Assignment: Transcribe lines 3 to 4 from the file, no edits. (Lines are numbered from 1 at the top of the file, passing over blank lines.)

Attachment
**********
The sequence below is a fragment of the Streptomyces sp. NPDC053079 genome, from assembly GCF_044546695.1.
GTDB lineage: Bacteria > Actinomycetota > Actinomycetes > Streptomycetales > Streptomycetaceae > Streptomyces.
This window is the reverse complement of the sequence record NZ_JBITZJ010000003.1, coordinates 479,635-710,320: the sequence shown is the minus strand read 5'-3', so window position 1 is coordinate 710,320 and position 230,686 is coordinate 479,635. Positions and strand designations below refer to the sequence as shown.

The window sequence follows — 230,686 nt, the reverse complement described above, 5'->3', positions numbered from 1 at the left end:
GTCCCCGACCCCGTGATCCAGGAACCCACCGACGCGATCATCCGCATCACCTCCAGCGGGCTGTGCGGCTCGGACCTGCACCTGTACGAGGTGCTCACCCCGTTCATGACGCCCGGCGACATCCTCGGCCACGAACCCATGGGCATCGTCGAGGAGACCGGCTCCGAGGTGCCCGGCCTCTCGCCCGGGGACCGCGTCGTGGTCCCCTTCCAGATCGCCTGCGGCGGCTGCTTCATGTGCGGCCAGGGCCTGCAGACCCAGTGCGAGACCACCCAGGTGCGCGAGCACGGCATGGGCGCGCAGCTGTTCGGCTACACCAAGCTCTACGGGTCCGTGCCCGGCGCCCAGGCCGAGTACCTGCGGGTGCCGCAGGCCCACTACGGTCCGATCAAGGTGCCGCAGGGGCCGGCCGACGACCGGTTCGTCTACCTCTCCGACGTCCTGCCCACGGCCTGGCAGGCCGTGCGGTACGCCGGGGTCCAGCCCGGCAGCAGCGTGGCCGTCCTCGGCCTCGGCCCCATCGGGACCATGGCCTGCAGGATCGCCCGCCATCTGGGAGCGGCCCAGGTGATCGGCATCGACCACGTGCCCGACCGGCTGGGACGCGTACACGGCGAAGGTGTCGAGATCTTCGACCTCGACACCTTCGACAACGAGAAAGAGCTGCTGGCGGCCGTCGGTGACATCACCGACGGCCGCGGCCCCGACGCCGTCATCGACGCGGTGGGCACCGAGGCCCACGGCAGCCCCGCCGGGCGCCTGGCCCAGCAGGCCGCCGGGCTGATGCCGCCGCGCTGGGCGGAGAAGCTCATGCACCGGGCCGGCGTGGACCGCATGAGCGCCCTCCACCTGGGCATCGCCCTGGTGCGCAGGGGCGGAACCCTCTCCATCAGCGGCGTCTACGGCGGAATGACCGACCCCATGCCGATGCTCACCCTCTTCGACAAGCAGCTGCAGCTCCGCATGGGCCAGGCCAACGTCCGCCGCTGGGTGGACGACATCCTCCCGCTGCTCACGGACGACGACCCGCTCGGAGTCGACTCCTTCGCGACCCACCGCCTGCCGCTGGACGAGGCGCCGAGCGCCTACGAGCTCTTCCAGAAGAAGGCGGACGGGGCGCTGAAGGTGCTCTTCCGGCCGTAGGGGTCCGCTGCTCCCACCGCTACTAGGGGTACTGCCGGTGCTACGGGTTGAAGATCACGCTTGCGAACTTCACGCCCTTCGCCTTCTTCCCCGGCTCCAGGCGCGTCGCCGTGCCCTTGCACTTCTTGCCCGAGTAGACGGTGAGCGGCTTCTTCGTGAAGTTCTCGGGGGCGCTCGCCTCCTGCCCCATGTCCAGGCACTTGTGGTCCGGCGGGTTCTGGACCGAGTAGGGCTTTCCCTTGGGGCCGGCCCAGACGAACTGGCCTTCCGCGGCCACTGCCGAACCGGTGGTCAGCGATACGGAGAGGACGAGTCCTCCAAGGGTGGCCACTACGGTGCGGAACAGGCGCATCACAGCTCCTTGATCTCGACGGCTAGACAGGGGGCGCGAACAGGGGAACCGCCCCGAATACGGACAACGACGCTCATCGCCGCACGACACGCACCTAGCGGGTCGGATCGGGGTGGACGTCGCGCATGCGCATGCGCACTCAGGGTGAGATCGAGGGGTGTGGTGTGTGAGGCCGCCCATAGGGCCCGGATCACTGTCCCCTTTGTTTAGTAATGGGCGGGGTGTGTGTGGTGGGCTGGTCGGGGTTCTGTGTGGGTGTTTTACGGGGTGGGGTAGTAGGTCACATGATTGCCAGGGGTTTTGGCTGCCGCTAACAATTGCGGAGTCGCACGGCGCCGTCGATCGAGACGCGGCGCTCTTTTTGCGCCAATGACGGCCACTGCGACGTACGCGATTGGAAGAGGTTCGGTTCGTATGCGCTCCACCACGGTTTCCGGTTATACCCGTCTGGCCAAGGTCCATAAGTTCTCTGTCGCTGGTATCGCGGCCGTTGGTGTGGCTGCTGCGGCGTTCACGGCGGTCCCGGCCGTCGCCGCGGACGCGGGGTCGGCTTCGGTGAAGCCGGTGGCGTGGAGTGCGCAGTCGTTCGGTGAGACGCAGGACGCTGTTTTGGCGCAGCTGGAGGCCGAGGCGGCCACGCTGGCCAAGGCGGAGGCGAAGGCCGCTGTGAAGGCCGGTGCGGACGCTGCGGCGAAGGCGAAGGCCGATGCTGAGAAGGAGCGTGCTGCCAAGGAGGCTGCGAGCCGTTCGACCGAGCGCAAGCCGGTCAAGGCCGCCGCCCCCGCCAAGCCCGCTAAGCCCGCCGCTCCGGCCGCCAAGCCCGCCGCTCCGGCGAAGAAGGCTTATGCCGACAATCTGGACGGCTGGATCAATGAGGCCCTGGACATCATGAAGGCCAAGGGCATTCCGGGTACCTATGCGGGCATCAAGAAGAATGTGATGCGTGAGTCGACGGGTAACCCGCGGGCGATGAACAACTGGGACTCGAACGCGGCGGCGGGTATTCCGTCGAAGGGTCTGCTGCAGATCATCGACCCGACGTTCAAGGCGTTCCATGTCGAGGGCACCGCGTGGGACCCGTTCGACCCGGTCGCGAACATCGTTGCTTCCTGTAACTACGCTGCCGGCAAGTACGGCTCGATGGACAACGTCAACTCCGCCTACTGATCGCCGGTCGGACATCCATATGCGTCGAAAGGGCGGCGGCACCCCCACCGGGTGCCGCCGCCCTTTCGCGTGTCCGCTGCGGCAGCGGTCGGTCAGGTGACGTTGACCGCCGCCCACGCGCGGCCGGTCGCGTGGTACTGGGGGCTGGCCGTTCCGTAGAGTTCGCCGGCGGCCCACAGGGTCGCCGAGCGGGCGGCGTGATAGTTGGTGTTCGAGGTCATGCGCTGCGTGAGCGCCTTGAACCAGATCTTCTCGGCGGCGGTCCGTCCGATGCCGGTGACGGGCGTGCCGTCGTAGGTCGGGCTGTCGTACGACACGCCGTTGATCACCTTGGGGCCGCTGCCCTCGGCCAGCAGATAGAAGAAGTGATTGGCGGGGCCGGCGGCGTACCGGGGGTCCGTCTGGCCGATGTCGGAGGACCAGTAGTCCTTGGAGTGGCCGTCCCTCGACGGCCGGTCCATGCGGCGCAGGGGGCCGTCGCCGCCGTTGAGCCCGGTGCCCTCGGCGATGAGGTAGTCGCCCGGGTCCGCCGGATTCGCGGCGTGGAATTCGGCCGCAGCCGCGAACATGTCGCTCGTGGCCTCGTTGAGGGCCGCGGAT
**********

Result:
This window is the reverse complement of the sequence record NZ_JBITZJ010000003.1, coordinates 479,635-710,320: the sequence shown is the minus strand read 5'-3', so window position 1 is coordinate 710,320 and position 230,686 is coordinate 479,635. Positions and strand designations below refer to the sequence as shown.

The window sequence follows — 230,686 nt, the reverse complement described above, 5'->3', positions numbered from 1 at the left end: